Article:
Professor Tonya Brito’s in-depth examination of the pursuit of child support from poor fathers continues to pay significant dividends that extend well beyond family law. Producing Justice in Poor People’s Courts: Four Models of State Legal Actors highlights the that differing personalities and approaches can have on impoverished parents involved in child-support-enforcement disputes before the courts. Based on an impressive ethnographic study, Brito’s article shows how the actors involved craft stories about impoverished family dynamics as a way to make sense of their own role and complicity in an often unjust system of regulating poor families.
For professors who have written extensively about a particular issue over many years, part of the challenge is situating each new contribution without succumbing to the temptation and comfort of repetition. Producing Justice in Poor People’s Courts handles this challenge beautifully. Part I briefly introduces the problem of courts seeking enforcement of child support orders against poor noncustodial fathers. Low-income fathers are often subject to child support orders that fail to take into account their ability to pay, with the amount owed based on an assumption of the availability of minimum wage employment for individuals who may face significant employment barriers or even incarceration. The result is that many poor fathers become child support debtors, failing to make payments because of their poverty—not because of an unwillingness to provide such support. As Brito notes, these fathers are “deadbroke parents . . . rather than deadbeat parents.” (P. 153.)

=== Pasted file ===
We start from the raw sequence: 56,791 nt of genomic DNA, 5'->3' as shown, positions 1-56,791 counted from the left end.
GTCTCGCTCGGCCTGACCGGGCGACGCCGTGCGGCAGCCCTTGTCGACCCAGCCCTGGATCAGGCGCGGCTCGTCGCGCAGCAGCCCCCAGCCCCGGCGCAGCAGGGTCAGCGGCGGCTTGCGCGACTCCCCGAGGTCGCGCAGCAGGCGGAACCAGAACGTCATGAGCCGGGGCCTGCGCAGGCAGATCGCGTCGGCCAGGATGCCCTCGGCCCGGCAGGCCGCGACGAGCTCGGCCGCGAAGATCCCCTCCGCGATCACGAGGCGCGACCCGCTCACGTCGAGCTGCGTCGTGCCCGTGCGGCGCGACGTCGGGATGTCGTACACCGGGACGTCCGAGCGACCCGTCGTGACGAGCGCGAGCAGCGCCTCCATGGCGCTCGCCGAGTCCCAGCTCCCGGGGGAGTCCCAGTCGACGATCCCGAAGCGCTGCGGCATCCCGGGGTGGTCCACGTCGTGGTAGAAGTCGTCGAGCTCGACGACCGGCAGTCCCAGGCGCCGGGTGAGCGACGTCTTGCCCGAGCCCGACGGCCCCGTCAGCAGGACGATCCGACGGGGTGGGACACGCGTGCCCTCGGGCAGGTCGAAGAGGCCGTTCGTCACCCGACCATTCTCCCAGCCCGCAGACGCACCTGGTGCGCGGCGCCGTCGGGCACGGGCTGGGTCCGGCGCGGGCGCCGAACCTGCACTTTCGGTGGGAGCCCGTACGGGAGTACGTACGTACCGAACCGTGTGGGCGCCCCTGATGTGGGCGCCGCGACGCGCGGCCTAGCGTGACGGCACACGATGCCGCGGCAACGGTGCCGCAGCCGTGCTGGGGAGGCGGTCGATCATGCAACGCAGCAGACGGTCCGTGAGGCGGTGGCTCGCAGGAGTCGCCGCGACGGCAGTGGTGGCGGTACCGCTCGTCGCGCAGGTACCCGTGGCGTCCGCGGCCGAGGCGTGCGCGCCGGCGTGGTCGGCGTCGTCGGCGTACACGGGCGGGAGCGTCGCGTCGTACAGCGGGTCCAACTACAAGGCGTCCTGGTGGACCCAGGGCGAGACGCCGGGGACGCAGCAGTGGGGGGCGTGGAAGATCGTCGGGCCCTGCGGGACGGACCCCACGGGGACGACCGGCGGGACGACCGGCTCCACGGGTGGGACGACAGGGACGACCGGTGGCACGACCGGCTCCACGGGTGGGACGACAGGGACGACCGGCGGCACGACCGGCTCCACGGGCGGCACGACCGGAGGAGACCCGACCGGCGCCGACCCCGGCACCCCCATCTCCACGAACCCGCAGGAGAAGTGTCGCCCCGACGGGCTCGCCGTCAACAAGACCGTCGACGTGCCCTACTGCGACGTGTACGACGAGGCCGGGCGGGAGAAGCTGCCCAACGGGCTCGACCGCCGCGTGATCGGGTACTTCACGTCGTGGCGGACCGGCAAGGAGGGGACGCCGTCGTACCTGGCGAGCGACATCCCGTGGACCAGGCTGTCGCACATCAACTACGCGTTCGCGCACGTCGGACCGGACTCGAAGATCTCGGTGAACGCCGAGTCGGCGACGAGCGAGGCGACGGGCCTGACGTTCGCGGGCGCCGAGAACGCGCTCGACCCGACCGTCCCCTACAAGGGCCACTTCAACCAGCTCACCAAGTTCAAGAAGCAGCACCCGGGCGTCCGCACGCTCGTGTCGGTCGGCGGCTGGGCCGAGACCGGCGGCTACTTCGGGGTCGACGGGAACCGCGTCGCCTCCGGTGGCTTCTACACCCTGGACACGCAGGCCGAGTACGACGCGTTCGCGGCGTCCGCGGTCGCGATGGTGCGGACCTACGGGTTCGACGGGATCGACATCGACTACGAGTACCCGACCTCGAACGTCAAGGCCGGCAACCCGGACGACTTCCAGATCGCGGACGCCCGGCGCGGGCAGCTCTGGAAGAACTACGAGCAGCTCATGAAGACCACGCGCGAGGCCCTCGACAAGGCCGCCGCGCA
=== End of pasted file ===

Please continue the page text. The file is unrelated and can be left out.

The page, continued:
Part I is a necessary starting point for the argument that follows, but it is in Part II, which describes the existing research on child support enforcement against poor fathers, that Brito’s writing starts to really shine. Those in the poverty law space are likely to have some familiarity with related scholarly work by Ann Cammett, Daniel Hatcher, Solangel Maldonado, and Brito herself. But whether the reader knows of such work or not, Part II provides an invaluable service: not only reviewing the literature, but connecting these past works in a way that highlights the problematic ways the law reduces deadbroke dads to merely debtors, irrespective of the barriers they face or the other ways they act as fathers. Producing Justice in Poor People’s Courts, Brito explains, “expands and illuminates this body of literature by empirically examining how child support law is operationalized in poor people’s courts, bridging the gap between the law on the books and the law in action.” (P. 161.) Rather than pretending that such literature does not exist (as some scholars are tempted to do in order to make flashy claims about being the first to making a particularly novel argument), or repeating arguments previously made without acknowledging as much (as some senior scholars do in order to continue to publish without putting in additional effort), Brito’s review of the literature invites the reader to care about the poor families caught in the system and to trust the study.